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Individual differences |
Methods | Statistics | Clinical | Educational | Industrial | Professional items | World psychology |
- Obtaining answers
- Increasing awareness
- Raising IQ
1. The question. Asking oneself a question.
2. The image stream. This involves speaking to a live listener or tape recorder, relaxed with eyes closed, and describing aloud whatever images come “off the top of your head”. This is done in a rapid-flow, with attention to sensory detail. As more free images emerge, further scenes and images are described.
3. Feature-questioning. A feature is picked out, such as a wall, a tree or bush, whatever's there. Further questions are used to trigger further images.
4. Inductive inference. Once a set of images from this purportedly constant flow have run dry, the image streaming faculties are thanked by the image streamer for showing them an answer. The facilities are then asked for help in understanding the messages of the images as they are often symbolic.
5. Examining connections: When there are similarities in any stream of images, these symbols in common will form the core of the answer or “message” from the subconscious.
6. Relate. The original forgotten question is revisited and the core elements are interpreted to fit the answer.
7. Debrief. The whole image streaming experience is reported to another individual (directly or by telephone) or to notebook or computer. The feedback should add further to an understanding of what has just occurred.
Image streaming was developed by Win Wenger, who has written on increasing human intelligence. The original intention was to create a method to improve people's ability to visualise. It is reported by the proponents of Image Streaming that there is an increase in creativity and intelligence however there is no empirical evidence to corroborate this.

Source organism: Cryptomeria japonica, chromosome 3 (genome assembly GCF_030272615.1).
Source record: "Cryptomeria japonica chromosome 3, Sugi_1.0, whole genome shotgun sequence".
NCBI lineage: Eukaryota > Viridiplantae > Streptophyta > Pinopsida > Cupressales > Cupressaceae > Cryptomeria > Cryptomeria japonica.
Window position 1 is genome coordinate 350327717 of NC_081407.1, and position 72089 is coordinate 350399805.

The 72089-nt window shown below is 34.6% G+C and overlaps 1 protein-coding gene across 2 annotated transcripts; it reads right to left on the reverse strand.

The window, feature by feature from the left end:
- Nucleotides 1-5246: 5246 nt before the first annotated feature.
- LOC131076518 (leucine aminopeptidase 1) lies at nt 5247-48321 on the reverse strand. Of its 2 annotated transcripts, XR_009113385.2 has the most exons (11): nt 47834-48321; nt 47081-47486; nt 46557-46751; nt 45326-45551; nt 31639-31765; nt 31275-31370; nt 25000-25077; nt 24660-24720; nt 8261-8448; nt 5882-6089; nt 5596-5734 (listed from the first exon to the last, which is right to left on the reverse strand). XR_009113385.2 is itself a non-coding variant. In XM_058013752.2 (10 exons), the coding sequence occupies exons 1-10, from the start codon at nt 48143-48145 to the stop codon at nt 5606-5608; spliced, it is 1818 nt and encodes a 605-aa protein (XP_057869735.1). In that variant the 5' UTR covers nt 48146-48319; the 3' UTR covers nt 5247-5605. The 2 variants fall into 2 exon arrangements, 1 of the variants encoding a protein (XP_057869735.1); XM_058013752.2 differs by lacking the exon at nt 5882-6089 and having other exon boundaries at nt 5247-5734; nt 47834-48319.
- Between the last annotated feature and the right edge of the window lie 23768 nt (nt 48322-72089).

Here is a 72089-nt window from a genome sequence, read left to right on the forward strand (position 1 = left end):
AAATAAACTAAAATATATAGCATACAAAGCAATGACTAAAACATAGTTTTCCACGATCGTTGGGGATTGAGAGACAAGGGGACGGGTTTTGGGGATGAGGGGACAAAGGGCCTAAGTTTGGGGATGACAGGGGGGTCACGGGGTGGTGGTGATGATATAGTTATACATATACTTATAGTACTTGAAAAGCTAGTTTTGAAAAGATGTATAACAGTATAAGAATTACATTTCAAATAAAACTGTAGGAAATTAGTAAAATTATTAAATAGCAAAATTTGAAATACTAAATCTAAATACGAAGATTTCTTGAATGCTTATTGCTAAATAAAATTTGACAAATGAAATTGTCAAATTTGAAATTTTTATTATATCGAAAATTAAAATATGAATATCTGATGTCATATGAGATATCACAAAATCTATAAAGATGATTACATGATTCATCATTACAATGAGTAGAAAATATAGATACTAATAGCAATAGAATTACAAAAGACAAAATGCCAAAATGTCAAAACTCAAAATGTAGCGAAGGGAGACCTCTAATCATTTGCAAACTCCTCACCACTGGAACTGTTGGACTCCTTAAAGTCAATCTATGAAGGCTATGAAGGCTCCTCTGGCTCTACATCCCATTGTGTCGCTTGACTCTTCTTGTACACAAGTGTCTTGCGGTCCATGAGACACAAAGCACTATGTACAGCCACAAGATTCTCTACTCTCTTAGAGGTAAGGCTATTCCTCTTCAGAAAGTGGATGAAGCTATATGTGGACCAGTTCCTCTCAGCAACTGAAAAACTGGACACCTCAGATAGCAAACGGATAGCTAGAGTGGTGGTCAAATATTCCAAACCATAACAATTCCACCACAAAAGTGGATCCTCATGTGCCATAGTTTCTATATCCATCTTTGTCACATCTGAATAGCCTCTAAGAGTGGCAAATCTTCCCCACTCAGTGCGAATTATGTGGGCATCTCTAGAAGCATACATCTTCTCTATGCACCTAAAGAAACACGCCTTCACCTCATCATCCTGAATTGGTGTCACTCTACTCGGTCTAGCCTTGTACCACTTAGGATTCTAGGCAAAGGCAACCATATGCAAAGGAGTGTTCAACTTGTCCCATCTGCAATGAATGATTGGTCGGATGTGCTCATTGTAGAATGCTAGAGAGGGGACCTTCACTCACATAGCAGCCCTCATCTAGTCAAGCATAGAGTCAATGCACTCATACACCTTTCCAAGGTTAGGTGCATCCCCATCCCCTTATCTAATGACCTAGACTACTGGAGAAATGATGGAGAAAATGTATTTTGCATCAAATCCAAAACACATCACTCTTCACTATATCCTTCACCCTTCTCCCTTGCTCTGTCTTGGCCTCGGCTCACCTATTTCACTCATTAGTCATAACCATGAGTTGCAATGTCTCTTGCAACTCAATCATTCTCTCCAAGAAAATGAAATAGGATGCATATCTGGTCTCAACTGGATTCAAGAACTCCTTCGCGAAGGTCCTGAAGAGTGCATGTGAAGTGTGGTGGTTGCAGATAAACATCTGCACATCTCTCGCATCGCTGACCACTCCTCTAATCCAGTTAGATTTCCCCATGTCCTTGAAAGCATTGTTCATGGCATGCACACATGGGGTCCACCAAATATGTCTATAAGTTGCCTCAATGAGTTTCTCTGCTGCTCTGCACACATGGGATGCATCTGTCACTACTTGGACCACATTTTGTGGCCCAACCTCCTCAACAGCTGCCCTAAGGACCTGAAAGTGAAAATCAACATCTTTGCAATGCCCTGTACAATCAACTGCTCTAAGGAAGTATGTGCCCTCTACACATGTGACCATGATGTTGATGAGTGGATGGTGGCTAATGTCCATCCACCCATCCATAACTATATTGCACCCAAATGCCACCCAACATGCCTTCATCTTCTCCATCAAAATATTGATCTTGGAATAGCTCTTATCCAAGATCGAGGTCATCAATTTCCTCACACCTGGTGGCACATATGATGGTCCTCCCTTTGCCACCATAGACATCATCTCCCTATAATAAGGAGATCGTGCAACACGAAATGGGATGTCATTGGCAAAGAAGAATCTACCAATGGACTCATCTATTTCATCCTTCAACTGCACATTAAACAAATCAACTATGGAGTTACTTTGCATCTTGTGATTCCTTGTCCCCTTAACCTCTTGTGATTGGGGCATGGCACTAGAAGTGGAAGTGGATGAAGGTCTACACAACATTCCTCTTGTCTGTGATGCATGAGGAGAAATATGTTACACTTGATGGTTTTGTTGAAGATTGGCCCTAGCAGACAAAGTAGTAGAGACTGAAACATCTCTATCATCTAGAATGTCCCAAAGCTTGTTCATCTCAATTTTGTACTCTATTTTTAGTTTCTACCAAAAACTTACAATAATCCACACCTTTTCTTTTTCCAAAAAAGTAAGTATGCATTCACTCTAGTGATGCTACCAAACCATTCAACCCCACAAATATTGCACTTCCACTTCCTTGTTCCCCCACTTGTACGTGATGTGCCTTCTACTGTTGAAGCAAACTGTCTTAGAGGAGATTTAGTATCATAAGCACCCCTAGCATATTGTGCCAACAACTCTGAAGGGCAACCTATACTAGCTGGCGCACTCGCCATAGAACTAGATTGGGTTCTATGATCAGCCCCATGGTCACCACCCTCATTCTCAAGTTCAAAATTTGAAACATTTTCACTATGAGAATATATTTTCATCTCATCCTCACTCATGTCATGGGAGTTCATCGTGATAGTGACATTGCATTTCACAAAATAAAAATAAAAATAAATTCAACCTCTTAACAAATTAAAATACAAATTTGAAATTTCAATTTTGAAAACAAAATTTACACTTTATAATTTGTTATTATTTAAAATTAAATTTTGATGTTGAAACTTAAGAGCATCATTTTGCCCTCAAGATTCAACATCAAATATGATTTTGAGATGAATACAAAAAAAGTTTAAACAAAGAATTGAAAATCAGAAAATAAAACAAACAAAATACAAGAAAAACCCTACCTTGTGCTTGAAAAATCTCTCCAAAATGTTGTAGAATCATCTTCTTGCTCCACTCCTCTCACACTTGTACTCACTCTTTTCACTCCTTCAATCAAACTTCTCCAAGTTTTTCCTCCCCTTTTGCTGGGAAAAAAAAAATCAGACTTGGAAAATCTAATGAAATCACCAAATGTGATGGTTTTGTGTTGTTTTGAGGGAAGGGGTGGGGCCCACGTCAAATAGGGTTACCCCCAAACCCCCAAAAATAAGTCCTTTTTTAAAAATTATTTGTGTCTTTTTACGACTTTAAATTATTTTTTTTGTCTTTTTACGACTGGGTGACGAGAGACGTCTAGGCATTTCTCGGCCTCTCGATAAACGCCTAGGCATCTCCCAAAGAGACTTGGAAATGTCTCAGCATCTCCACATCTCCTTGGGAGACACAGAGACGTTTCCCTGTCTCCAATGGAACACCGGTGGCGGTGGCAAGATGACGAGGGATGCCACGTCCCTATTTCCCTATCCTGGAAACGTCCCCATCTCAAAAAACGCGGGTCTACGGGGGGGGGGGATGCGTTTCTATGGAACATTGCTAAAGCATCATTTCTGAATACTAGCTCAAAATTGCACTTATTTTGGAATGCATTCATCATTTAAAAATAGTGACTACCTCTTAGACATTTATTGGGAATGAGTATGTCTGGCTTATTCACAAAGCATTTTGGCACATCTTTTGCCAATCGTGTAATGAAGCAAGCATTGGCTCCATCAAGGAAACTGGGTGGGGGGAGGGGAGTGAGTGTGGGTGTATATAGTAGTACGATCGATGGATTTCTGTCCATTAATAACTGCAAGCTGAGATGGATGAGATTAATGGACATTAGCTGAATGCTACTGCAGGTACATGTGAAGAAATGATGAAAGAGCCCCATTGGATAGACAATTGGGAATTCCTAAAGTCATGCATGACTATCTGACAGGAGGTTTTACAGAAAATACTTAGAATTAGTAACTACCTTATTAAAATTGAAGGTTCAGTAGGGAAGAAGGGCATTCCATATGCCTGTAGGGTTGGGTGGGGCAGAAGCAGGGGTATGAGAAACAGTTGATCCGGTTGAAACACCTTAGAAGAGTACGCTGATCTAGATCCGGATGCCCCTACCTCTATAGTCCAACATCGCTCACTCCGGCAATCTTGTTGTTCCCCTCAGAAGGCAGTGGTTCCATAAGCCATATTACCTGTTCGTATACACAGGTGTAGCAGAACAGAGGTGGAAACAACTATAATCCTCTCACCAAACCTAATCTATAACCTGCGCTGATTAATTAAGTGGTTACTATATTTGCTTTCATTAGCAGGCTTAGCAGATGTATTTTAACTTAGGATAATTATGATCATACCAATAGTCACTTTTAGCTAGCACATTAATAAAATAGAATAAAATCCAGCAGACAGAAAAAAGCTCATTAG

Wenger asserts that image streaming daily will lead to a permanent increase in IQ, but evidence for this remains anecdotal.
In image streaming the subject describes outloud, to another person or a tape recorder, his visual imagery. The subject will also ask questions of the images.
Wenger describes the process as a combination of Albert Einstein's method of day dreaming and the Socratic method of repeated questioning. He believes that it causes the subject to become more aware of his mental imagery and creates links between visual and verbal thinking.
Wenger believes that the endless stream of visual images, that everyone experiences to some degree, contain important thoughts and insights. Certainly many discoveries have come through day dreaming, most notably Einstein's discovery of the theory of relativity.[How to reference and link to summary or text]
Describing the images aloud, brings them to conscious attention and, according to Wenger, leads to more and clearer imagery. Wenger describes this as a feedback mechanism where the act of observing causes more imagery to be produced.
He also speculates that image streaming links visual and verbal modes of thinking and that this causes intelligence to increase.
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